Not again . . .
That thought greets us in our re-introduction to Robert Brixton who we are indeed meeting again in Murder on the Metro (Forge, 288 pages, $28.99). The title marks the return of the Margaret Truman’s New York Times bestselling Capital Crimes series to bookstores, now with Jon Land (the Caitlin Strong series) ably, if not masterfully, taking the helm.
In replacing the late Don Bain, Land has injected a fresh relevance to the series along with a much-needed shot of adrenaline. The not again in question refers to a nightmarish ride on the Washington Metro during which international private investigator Brixton faces a second potential Islamic radical suicide bomber just five years after losing his daughter to the first. That Metro scene, an agonizingly suspenseful set piece in its own right, lends the book not only its title, but also its tone.
Brixton, who Land inherited, is now more inclined to use his fists as much as his wits, and that’s a good thing given that Murder on the Metro pits him against a conspiracy to pretty much end democracy in America forever. But this is not an exercise in ripped from today’s headlines, so much as one predicting tomorrow’s. Indeed, the events populating the thirty-first Capital Crimes novel overall spin off from a scheme hatched within the White House itself that involves the deaths of millions of Americans. Not too long ago, such means in pursuit of political ends would have seemed an exercise in the absurd. Now, not so much.
Good thing, then, that Brixton is joined by former Israeli commando Lia Ganz who trails what she believes to be a radical Islamic terrorist plot all the way to Washington where the two become a team. An odd couple for an action-driven thriller, given that both are grandparents, as if Land is aging his heroes to conform with the advancing years of the audience whose thirst for thrillers propelled the genre to new heights when The Da Vinci Code was published in April of 2003.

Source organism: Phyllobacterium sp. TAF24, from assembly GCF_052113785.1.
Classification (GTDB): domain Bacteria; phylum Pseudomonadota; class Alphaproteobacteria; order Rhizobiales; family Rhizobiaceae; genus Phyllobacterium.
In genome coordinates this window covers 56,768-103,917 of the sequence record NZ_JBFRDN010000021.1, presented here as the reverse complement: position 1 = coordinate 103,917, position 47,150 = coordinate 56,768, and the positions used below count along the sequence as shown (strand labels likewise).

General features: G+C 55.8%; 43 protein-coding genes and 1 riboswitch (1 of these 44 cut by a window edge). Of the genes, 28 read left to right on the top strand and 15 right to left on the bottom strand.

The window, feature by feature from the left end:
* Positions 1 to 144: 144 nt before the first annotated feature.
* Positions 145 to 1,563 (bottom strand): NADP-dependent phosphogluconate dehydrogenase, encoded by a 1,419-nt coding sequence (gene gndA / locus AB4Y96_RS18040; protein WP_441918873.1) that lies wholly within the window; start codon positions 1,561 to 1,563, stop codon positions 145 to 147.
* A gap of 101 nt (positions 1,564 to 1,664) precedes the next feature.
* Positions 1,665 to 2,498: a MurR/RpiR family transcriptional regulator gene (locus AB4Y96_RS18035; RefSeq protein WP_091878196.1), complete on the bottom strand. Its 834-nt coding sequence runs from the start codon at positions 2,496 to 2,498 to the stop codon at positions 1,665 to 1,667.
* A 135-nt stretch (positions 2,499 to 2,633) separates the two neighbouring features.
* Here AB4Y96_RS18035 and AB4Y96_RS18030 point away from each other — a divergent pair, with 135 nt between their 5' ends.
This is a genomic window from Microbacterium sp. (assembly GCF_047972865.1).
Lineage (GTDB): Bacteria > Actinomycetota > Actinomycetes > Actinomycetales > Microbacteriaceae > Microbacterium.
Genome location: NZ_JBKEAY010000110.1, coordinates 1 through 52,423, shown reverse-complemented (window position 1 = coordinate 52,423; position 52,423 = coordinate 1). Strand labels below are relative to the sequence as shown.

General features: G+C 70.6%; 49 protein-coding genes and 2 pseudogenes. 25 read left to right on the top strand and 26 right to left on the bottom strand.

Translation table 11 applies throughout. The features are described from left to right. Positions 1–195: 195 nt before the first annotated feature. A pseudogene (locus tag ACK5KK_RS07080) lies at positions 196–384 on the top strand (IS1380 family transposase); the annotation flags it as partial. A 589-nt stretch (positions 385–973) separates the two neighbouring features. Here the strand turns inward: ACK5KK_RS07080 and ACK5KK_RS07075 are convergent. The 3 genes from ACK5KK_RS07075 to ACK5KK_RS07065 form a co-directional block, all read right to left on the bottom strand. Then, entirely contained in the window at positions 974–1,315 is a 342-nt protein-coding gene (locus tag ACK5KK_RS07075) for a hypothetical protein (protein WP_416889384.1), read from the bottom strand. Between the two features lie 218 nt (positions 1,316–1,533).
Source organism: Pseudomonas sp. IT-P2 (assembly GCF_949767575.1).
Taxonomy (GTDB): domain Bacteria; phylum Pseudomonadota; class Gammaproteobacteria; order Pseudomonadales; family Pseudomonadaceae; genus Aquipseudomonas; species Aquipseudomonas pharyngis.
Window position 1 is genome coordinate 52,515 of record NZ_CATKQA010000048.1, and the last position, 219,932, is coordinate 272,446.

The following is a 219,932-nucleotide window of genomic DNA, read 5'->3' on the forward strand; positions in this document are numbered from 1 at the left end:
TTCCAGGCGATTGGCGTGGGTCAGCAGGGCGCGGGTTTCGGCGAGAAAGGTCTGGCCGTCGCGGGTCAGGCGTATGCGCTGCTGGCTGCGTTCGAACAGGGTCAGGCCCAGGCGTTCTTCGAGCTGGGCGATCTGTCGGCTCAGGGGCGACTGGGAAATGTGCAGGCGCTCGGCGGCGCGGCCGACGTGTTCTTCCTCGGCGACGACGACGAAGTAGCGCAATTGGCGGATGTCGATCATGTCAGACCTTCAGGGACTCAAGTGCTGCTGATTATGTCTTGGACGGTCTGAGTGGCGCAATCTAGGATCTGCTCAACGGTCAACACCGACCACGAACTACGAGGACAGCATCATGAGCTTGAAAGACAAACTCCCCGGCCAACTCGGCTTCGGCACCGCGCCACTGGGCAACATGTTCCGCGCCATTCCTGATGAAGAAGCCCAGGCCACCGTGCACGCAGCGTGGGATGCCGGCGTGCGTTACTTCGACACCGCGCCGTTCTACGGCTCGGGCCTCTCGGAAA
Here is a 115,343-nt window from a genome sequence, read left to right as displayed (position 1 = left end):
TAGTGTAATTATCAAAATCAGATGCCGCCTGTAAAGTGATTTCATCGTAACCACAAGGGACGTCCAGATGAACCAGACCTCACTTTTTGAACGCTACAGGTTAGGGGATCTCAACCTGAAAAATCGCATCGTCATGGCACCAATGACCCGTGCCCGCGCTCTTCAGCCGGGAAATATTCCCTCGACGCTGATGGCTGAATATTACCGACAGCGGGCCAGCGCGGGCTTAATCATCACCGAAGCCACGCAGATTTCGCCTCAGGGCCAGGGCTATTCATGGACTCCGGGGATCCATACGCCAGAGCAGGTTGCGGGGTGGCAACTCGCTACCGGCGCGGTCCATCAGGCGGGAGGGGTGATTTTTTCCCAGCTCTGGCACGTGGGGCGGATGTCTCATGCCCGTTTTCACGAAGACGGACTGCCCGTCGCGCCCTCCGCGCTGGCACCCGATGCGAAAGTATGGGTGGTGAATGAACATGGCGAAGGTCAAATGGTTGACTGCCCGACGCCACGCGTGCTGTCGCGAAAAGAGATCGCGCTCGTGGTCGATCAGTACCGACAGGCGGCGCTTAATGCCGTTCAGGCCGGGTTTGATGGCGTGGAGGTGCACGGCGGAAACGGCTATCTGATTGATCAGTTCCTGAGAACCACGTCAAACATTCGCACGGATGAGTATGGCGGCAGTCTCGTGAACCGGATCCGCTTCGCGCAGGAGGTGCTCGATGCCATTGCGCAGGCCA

Murder on the Metro, though, resonates well beyond even that title and almost all its competition in this crowded field, thanks in large part to the character of Sister Mary Alice Rose, an 80-year-old nun who doubles as an anti-nuclear activist drawn from the real-life exploits of Sister Megan Rice. From the time Brixton and Ganz bust Sister Mary Alice out of federal prison, the book’s pace escalates to a dead sprint thanks to her providing them with the means to access the world’s largest nuclear repository the forces behind the massive conspiracy are about to make go boom.
Having followed Land stake his claim to the Murder, She Wrote series, he seems on much firmer, more comfortable ground here, at home in the kind of territory he’s spent his career exploring. And the result is a no holds barred tale that harkens back to classics like Fletcher Knebble’s Seven Days in May and James Grady’s Six Days of the Condor. A political thriller extraordinaire that packs a wallop and pulls no punches.
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